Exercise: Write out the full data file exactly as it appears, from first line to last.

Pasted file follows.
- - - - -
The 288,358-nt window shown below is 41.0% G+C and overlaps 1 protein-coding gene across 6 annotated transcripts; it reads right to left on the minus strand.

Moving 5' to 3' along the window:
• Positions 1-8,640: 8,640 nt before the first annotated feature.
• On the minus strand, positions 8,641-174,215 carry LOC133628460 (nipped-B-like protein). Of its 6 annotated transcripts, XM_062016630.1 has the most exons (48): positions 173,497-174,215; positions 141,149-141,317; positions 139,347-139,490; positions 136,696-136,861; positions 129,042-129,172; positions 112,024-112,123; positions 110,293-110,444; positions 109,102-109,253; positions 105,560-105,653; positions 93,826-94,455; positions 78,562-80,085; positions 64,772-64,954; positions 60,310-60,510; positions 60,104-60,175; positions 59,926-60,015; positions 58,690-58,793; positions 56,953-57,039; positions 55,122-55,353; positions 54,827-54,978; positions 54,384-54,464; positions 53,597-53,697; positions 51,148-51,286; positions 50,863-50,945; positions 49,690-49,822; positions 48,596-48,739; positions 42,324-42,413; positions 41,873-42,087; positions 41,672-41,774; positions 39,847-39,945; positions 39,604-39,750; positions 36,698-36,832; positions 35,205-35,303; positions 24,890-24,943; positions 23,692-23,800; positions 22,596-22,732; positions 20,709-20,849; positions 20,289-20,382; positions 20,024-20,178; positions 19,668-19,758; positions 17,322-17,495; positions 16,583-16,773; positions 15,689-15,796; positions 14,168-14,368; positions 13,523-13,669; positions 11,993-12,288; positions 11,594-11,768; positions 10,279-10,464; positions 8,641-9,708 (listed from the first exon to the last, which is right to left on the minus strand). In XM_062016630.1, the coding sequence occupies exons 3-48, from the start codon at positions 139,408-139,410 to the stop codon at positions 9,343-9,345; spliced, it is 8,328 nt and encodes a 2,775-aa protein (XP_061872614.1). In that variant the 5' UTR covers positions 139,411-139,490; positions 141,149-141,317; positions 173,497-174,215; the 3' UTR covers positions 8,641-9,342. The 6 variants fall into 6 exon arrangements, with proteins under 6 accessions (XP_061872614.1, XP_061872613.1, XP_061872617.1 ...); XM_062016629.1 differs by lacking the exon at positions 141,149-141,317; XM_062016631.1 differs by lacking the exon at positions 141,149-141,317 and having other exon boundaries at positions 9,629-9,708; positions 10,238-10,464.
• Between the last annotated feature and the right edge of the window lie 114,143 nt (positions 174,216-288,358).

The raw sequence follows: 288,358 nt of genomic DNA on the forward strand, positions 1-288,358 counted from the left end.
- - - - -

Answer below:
The 288,358-nt window shown below is 41.0% G+C and overlaps 1 protein-coding gene across 6 annotated transcripts; it reads right to left on the minus strand.

Moving 5' to 3' along the window:
• Positions 1-8,640: 8,640 nt before the first annotated feature.
• On the minus strand, positions 8,641-174,215 carry LOC133628460 (nipped-B-like protein). Of its 6 annotated transcripts, XM_062016630.1 has the most exons (48): positions 173,497-174,215; positions 141,149-141,317; positions 139,347-139,490; positions 136,696-136,861; positions 129,042-129,172; positions 112,024-112,123; positions 110,293-110,444; positions 109,102-109,253; positions 105,560-105,653; positions 93,826-94,455; positions 78,562-80,085; positions 64,772-64,954; positions 60,310-60,510; positions 60,104-60,175; positions 59,926-60,015; positions 58,690-58,793; positions 56,953-57,039; positions 55,122-55,353; positions 54,827-54,978; positions 54,384-54,464; positions 53,597-53,697; positions 51,148-51,286; positions 50,863-50,945; positions 49,690-49,822; positions 48,596-48,739; positions 42,324-42,413; positions 41,873-42,087; positions 41,672-41,774; positions 39,847-39,945; positions 39,604-39,750; positions 36,698-36,832; positions 35,205-35,303; positions 24,890-24,943; positions 23,692-23,800; positions 22,596-22,732; positions 20,709-20,849; positions 20,289-20,382; positions 20,024-20,178; positions 19,668-19,758; positions 17,322-17,495; positions 16,583-16,773; positions 15,689-15,796; positions 14,168-14,368; positions 13,523-13,669; positions 11,993-12,288; positions 11,594-11,768; positions 10,279-10,464; positions 8,641-9,708 (listed from the first exon to the last, which is right to left on the minus strand). In XM_062016630.1, the coding sequence occupies exons 3-48, from the start codon at positions 139,408-139,410 to the stop codon at positions 9,343-9,345; spliced, it is 8,328 nt and encodes a 2,775-aa protein (XP_061872614.1). In that variant the 5' UTR covers positions 139,411-139,490; positions 141,149-141,317; positions 173,497-174,215; the 3' UTR covers positions 8,641-9,342. The 6 variants fall into 6 exon arrangements, with proteins under 6 accessions (XP_061872614.1, XP_061872613.1, XP_061872617.1 ...); XM_062016629.1 differs by lacking the exon at positions 141,149-141,317; XM_062016631.1 differs by lacking the exon at positions 141,149-141,317 and having other exon boundaries at positions 9,629-9,708; positions 10,238-10,464.
• Between the last annotated feature and the right edge of the window lie 114,143 nt (positions 174,216-288,358).

The raw sequence follows: 288,358 nt of genomic DNA on the forward strand, positions 1-288,358 counted from the left end.